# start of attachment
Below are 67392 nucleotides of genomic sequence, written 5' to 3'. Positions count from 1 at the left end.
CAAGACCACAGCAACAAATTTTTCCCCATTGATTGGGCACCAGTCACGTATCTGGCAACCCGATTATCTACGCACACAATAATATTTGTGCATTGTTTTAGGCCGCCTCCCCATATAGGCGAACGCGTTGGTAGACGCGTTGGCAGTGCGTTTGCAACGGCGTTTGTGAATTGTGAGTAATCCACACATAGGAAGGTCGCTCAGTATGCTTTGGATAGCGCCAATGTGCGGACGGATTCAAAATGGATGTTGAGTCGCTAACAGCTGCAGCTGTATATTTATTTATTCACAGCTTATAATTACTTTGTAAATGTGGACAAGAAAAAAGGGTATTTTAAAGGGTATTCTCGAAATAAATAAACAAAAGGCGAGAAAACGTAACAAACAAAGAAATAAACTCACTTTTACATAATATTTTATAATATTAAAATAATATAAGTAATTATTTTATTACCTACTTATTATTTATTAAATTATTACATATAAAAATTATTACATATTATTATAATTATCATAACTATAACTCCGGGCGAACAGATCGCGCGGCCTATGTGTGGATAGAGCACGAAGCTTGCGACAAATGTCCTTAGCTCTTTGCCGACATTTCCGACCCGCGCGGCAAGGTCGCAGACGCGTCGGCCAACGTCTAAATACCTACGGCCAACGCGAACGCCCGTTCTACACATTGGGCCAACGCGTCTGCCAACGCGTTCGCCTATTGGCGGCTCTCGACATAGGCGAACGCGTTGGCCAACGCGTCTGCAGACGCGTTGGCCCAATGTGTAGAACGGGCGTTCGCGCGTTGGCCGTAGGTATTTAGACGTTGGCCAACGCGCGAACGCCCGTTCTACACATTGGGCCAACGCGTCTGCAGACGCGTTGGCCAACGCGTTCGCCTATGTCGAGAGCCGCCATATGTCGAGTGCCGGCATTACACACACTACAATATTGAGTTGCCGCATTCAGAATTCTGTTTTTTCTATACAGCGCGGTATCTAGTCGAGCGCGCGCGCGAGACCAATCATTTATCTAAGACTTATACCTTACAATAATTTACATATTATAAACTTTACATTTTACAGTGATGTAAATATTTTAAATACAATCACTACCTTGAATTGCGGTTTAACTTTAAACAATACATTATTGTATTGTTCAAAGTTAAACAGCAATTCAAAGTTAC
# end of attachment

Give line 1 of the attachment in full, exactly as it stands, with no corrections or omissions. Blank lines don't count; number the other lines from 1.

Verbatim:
Below are 67392 nucleotides of genomic sequence, written 5' to 3'. Positions count from 1 at the left end.